Teaching with Bell's Palsy
2017 was a year of growth. Aside from my workload, I bought a house, sold and moved two homes and became a full-time care-taker for an elderly person in a wheelchair with substance abuse issues. I was not physically, emotionally or mentally prepared for any of the mentioned endeavors, but I survived.
My colleague, Basil Chelemes said, "We are only given what we can handle." I believe his statement to be true.
There were many times I wondered how I was going to make it through the semester. I gave it an A effort, but it was not my A game, as there were many things I could have done better. On the positive side, my grades were submitted on time and I did everything I could to be present for my students. My greatest challenge of 2017 was learning how to connect and communicate through Bell's Palsy.
I never realized how far a smile went until I could no longer smile. The smile is the first sign of welcome, humor and approachability. Without it, students, co-workers and humanity had no idea how to receive me. Bell's Palsy provided poor vision, a speech impediment, extreme fatigue and auditory sensitivity issues. Bell's Palsy made every activity painful.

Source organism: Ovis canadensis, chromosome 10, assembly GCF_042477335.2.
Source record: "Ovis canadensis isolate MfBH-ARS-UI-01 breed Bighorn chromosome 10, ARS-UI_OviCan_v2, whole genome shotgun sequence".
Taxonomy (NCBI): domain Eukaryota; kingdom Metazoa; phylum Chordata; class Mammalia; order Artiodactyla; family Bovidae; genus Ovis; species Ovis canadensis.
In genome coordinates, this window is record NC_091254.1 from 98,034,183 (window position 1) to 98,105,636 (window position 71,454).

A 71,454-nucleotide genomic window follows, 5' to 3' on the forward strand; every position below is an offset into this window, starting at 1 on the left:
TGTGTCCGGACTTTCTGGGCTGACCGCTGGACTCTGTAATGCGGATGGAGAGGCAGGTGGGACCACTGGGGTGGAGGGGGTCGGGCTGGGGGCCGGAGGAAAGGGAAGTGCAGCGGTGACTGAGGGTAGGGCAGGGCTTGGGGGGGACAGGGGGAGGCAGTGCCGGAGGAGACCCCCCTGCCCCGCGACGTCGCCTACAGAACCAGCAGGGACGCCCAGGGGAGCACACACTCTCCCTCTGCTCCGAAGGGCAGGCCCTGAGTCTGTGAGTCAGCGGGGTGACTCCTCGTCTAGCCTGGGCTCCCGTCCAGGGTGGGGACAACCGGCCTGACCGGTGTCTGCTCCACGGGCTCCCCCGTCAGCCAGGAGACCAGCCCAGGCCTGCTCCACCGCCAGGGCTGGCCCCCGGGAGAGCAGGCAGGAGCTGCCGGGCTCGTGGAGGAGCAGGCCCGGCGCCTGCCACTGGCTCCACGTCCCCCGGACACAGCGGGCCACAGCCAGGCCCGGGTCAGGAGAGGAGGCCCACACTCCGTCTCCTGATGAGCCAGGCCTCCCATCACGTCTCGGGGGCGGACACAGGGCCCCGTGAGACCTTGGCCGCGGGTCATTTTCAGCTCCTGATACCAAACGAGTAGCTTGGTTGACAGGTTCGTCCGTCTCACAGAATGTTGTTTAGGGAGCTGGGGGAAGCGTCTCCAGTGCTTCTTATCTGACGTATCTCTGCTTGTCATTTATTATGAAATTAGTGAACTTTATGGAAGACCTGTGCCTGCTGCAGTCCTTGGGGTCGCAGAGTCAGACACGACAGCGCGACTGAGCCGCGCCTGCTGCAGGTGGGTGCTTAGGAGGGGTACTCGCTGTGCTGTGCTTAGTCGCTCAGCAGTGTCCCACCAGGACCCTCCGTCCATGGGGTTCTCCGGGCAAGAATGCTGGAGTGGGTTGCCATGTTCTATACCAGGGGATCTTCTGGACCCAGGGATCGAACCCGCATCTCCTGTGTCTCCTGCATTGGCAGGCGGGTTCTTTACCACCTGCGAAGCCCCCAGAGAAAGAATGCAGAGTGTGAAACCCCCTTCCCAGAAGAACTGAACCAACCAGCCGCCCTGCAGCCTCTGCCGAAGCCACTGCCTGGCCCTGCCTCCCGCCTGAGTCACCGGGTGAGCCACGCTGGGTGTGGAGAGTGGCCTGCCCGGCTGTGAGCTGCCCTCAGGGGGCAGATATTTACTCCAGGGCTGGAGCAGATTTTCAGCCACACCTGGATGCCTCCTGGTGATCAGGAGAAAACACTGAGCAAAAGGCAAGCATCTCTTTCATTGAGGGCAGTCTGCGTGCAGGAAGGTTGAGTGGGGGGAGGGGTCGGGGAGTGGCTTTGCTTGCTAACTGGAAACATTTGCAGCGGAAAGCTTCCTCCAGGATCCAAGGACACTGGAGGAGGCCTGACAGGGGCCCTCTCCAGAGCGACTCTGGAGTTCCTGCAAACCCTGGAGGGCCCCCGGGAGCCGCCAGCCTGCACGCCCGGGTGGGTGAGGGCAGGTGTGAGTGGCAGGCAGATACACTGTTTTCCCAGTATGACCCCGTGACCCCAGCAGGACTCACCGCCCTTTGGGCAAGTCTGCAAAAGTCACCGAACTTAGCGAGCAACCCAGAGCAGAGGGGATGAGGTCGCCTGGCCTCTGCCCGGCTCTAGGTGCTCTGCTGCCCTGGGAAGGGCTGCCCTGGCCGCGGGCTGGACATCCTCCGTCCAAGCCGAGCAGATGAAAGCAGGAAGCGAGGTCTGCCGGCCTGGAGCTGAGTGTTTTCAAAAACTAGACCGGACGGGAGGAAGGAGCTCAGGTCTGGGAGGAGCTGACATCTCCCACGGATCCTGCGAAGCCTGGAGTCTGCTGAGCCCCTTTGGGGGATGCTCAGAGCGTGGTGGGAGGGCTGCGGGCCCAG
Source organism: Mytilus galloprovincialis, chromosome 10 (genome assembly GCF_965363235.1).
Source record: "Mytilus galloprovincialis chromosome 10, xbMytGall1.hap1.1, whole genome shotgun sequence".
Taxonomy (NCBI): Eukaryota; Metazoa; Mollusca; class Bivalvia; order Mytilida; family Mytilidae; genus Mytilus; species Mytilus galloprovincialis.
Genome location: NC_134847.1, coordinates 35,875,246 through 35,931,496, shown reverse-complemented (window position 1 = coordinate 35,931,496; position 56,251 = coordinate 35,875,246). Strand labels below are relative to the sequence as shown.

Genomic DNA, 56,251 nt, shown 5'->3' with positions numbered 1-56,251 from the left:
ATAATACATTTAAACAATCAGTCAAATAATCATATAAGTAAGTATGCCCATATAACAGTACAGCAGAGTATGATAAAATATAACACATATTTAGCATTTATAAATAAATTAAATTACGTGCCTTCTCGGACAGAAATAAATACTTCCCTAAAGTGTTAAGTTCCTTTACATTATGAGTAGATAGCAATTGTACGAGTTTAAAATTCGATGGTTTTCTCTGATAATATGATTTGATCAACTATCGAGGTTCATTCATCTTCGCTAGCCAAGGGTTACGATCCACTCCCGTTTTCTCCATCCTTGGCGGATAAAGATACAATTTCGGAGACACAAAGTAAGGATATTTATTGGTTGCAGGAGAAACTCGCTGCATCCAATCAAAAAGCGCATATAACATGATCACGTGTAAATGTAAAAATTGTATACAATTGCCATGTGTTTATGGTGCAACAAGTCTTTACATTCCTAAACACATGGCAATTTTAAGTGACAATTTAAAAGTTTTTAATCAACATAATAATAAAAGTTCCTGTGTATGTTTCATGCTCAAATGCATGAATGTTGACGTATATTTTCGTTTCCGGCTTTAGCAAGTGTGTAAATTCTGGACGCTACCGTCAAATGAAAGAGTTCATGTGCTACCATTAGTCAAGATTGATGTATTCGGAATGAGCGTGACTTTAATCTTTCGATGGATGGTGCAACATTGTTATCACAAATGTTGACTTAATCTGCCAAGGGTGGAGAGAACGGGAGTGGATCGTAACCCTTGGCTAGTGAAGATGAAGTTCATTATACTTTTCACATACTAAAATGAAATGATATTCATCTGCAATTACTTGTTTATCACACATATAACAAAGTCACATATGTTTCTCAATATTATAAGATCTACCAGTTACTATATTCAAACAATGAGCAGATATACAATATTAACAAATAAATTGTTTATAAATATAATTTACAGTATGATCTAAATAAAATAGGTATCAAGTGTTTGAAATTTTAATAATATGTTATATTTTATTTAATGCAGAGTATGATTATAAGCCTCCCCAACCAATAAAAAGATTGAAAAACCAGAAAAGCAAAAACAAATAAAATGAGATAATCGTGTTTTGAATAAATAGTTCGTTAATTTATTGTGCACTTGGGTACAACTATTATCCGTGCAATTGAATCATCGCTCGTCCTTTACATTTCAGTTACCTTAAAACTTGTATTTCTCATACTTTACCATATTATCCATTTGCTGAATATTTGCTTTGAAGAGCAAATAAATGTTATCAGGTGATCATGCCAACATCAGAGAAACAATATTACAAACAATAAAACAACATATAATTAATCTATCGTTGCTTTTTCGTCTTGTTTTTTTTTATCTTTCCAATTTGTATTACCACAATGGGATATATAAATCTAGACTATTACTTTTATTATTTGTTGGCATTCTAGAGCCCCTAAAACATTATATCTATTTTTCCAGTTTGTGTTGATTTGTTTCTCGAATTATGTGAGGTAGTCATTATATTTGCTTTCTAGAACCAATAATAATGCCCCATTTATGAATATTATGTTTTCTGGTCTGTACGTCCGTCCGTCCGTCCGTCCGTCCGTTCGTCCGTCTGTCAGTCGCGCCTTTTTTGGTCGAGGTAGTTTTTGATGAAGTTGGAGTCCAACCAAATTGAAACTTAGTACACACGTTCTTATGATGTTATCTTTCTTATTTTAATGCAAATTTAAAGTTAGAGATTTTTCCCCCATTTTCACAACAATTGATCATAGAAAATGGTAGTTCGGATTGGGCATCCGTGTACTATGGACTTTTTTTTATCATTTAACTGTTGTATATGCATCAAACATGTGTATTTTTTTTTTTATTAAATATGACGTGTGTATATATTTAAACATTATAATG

Due to poor vision, grading took four times longer. I had to verbally explain my disposition to the class, as they could not physically read it in my face (Nobody knew when I was joking). I had to work twice as hard to be understood through the speech impediment. It was exhausting. Through the ordeal, many people assumed my physical deformity also included mental impairment; they were surprised to find an articulate person behind the frozen face.
As time passed, I gained a greater understanding for the challenges students with disabilities have in the classroom and how hard they had to work to overcome them. I also experienced the pain my mother and nephews endured with their auditory sensitivity.
Although my face has mostly recovered, the effects are still present: I have to make a conscious effort to move both sides of my face. When I am not consciously working on my facial expression, my face droops; misleading people to believe I am angry or tired. It has affected my relationships at work, as I am not as naturally welcoming in expression as I once was.
I am now in a space where the dust has settled. I have better organization opportunity and renewed mindfulness. I look forward to an improved 2018 and a greater understanding of communication and connection with my students and colleagues.
Although the journey was difficult, I would do it again. I learned more about myself and communication this year than all other years combined. As an added bonus, an India technical crew stalked my Facebook page and used many of my Bell's Palsy pictures in a "short film" to introduce me as a presenter at the World Peace Conference. The video can be found in the "About" section of this website. It will forever be cemented in internet land.
While in India, I had the pleasure of speaking on live television and in front of 10,000 attendees. During my speech, my face unlocked several new muscles. The end result was a tick-fest of uncontrolled facial movement, adding flavor to my extreme close-ups.
It can only go up from here.